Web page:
3. Legislative background


The taking of wild bird eggs is governed by the Wild Birds Directive. It requires Member States to establish a system to protect wild birds, and their eggs. It is transposed into domestic law via Part 1 of the 1981 Act.


The National Assembly for Wales was designated under section 2(2) of the European Communities Act 1972 in relation to measures relating to the conservation of natural habitats and of wild fauna and flora. This designation now vests in the Welsh Ministers by virtue of section 162 of, and paragraph 30 of schedule 11 to, the Government of Wales Act 2006.


Paragraph 2(2) of Schedule 2 to the European Communities Act 1972 provides for a choice between the affirmative and negative procedure when exercising the power under section 2(2) of that Act. The negative procedure is considered appropriate for reasons outlined above.


4. Purpose & intended effect of the legislation


The overarching purpose of this instrument is to ensure a proportionate regime in Wales in relation to the possession of wild birds’ eggs in a manner that continues to meet the requirements of the Wild Birds Directive.


Specifically, this instrument provides that possession or control of an egg of any wild bird, or any part of it, taken in contravention of certain legislation (namely the Protection of Bird Acts 1954 to 1967) prior to Part 1 of the 1981 Act coming into force, is no longer an offence under section 1(2)(b) of the 1981 Act.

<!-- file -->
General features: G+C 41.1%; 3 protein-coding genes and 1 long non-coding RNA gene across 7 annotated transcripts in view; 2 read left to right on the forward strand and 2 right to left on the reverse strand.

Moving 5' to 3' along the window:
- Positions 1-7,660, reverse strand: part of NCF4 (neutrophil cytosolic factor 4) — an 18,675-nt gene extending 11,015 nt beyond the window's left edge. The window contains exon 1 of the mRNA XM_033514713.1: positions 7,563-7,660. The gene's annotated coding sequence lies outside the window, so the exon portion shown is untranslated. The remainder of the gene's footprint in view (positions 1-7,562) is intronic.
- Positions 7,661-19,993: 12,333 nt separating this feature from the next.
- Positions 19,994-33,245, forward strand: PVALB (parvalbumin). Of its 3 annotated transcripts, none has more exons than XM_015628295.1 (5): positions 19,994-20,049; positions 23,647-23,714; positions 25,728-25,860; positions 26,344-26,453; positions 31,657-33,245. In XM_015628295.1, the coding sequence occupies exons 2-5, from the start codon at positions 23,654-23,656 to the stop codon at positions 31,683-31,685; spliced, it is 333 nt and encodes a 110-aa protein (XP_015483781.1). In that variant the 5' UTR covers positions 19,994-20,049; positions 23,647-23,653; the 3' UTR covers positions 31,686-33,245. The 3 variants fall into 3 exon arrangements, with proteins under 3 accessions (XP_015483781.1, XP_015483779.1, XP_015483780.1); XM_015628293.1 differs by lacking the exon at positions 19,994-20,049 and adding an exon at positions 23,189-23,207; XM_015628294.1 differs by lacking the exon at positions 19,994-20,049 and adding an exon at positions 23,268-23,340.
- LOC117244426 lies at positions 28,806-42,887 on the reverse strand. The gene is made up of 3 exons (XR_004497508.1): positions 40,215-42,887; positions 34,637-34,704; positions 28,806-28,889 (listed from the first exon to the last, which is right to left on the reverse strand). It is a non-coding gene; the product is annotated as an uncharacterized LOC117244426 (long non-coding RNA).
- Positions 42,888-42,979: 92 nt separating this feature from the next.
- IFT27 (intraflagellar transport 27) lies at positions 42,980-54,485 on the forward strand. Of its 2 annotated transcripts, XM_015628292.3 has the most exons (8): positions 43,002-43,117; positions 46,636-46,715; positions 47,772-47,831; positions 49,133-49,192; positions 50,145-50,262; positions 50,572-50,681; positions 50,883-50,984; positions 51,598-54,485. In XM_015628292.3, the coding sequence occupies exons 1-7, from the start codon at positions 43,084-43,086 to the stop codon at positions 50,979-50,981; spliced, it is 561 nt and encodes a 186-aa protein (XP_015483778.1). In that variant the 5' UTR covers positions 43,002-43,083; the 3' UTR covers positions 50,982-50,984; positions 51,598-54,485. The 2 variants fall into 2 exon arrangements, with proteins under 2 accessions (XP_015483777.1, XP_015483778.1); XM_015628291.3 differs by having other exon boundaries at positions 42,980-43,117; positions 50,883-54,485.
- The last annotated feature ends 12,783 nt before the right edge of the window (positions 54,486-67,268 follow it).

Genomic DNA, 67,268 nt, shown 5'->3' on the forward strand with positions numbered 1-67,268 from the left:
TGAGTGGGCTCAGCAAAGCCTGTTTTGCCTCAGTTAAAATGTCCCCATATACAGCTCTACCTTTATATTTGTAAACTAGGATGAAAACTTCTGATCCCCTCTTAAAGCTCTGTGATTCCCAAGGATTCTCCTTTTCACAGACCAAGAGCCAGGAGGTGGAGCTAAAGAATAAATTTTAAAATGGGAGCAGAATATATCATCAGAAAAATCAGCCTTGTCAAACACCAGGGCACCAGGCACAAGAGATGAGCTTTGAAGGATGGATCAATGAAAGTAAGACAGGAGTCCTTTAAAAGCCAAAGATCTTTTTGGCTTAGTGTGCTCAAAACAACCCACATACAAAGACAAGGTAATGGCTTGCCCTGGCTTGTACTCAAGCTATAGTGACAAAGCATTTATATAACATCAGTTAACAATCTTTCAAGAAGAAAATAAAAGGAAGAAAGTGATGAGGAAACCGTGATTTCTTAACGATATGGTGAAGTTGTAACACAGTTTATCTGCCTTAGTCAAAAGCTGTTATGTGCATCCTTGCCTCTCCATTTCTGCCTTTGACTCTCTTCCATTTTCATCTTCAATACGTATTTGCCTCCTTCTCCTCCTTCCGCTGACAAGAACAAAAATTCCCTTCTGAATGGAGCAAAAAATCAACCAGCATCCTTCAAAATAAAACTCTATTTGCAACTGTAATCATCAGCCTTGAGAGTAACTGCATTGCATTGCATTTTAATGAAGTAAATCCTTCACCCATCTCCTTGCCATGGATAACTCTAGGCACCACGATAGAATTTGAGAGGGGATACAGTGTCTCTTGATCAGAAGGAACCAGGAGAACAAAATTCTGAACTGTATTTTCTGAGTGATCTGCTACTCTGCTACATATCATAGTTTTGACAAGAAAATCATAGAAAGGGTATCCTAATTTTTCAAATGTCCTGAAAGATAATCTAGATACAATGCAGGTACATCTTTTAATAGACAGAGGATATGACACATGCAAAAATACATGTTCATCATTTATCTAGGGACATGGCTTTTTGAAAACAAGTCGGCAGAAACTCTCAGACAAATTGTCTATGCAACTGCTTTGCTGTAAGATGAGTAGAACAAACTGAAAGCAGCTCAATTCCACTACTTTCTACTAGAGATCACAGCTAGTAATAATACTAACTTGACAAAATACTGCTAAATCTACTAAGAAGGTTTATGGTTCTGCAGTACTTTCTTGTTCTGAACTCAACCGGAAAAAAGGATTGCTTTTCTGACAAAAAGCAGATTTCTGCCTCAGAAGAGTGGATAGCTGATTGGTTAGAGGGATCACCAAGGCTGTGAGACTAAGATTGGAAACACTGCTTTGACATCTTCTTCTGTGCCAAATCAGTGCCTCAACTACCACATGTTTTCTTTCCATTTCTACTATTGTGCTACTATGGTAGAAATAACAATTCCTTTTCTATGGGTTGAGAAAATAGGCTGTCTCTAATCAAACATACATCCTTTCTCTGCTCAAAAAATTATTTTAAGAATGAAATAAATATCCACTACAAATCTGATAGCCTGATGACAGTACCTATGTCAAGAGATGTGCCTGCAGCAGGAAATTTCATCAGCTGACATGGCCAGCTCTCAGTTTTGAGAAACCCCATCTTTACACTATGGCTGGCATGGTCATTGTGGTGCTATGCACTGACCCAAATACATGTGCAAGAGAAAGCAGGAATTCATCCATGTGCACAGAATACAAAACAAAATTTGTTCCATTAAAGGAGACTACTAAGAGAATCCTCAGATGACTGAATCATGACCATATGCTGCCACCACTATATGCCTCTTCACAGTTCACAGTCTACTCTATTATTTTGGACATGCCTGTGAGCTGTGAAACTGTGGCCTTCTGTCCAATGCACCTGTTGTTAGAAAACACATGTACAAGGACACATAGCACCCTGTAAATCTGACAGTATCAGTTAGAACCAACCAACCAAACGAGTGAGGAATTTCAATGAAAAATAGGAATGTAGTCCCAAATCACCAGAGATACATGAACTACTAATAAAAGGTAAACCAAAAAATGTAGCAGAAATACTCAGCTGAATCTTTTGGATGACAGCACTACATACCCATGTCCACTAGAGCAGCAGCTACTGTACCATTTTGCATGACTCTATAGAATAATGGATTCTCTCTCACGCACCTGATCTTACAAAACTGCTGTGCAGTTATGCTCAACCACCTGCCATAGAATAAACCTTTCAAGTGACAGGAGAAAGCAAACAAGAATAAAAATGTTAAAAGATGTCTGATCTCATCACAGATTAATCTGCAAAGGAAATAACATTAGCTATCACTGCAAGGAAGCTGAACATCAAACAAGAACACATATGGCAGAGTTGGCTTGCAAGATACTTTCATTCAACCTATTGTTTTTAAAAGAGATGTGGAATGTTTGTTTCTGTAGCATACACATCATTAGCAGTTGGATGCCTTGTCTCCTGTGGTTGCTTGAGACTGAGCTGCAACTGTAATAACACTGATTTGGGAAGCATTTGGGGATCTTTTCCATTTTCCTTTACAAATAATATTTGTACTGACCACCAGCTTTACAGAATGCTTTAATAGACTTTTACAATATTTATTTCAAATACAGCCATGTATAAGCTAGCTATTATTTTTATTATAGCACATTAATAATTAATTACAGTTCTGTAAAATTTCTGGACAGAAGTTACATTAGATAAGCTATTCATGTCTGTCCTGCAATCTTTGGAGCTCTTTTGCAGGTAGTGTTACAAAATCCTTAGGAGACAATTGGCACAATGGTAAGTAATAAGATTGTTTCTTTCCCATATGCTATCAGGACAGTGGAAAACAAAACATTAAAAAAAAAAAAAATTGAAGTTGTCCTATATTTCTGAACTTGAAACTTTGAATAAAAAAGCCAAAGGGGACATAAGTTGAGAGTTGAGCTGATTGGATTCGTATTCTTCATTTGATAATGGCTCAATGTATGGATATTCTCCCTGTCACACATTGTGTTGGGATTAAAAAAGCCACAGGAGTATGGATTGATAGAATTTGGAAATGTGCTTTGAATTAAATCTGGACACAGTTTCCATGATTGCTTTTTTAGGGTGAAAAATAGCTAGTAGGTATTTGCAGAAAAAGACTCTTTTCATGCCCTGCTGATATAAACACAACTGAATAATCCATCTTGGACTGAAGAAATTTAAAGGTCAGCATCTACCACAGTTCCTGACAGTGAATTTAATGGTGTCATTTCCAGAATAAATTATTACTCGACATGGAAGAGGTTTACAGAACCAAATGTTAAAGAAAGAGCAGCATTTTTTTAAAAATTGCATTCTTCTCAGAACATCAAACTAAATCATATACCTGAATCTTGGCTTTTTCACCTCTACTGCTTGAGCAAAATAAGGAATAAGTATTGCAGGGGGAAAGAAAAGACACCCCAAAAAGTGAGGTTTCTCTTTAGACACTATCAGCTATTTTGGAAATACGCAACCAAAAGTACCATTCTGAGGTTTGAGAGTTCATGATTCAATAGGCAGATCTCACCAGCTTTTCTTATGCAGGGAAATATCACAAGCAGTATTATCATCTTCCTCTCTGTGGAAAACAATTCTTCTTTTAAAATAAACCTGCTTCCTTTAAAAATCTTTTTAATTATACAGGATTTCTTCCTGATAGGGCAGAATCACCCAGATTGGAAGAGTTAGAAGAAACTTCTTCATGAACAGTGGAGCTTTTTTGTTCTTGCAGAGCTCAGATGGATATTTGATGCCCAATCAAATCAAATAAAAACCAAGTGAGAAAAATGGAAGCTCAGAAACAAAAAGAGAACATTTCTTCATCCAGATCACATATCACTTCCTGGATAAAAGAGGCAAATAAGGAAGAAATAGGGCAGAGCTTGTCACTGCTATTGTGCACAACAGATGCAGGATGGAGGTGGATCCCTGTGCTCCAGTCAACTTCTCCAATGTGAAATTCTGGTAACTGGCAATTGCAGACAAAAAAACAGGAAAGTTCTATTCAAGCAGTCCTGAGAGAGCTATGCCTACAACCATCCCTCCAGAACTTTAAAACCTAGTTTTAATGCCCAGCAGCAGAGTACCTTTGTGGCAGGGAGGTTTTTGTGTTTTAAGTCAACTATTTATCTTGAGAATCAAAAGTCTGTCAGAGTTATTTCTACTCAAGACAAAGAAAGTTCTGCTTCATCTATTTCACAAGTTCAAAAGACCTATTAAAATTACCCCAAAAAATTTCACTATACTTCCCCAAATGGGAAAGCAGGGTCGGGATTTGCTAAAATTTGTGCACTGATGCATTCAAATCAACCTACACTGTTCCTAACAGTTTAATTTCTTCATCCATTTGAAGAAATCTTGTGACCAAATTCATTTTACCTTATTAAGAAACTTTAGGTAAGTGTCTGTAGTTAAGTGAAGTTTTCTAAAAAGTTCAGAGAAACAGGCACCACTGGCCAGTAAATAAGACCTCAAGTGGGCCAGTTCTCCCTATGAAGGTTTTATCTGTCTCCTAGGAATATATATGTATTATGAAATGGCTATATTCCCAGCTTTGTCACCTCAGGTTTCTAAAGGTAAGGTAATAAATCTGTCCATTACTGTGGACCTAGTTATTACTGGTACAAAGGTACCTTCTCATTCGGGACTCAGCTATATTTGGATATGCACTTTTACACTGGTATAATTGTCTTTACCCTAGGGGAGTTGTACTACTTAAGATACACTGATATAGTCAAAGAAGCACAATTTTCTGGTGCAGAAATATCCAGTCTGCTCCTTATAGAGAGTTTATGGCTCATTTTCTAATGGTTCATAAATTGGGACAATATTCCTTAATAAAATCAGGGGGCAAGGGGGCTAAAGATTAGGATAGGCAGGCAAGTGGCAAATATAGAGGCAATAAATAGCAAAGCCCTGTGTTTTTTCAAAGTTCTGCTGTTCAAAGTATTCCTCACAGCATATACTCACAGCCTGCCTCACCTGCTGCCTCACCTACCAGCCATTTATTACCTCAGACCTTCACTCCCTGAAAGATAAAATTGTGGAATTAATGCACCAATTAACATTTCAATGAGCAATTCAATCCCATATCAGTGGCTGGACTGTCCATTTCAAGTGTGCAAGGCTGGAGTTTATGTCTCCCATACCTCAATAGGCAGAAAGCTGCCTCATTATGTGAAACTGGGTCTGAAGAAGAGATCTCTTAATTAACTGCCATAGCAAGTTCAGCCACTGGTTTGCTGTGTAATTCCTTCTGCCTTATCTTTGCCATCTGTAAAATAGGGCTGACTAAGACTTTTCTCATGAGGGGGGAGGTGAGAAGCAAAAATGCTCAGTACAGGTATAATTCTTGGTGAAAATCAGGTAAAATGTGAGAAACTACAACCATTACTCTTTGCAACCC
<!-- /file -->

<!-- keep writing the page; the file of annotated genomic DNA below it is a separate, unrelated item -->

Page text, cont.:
When the 1981 Act was enacted, section 1(2)(b) made possession of a wild bird egg, or any part of such an egg, illegal, unless a statutory exemption applied. The statutory exemptions included that the egg had not been taken from the wild in contravention of Part 1 of the 1981 Act or orders made under it. This meant a person was not guilty of possession under section 1(2)(b) if they could show the egg was taken before that section came into force (namely 28 September 1982) even though it may have been taken in contravention of earlier legislation such as the Protection of Birds Acts 1954-1967. This commonly became known as the ‘Pre-1981 Defence’.


Amendments made in 2004, by SI 2004/1487 (‘the 2004 Regulations’) and made applicable in Wales by SI 204/1733 had the effect of narrowing the statutory exemptions to the offence of possessing an egg of a wild bird, or any part of it. Following the amendments, a person in possession of an egg of a wild bird, or any part of it, committed an offence unless they could show (amongst other things) that there had been no contravention of the Protection of Birds Acts 1954-1967. Therefore, possession of any egg, or any part of it, which a person could not show was taken before 1954 became illegal (unless an exception within the legislation applied or a licence under section 16 of the 1981 Act permitted the possession).    


The effect of the change introduced by the 2004 Regulations, in that they removed the Pre-1981 Defence in relation to the possession of an egg of a wild bird, was not subject to full public consultation. It has been accepted that, to this limited extent, the 2004 Regulations were made unlawfully insofar as they removed the Pre-1981 Defence without full prior public consultation.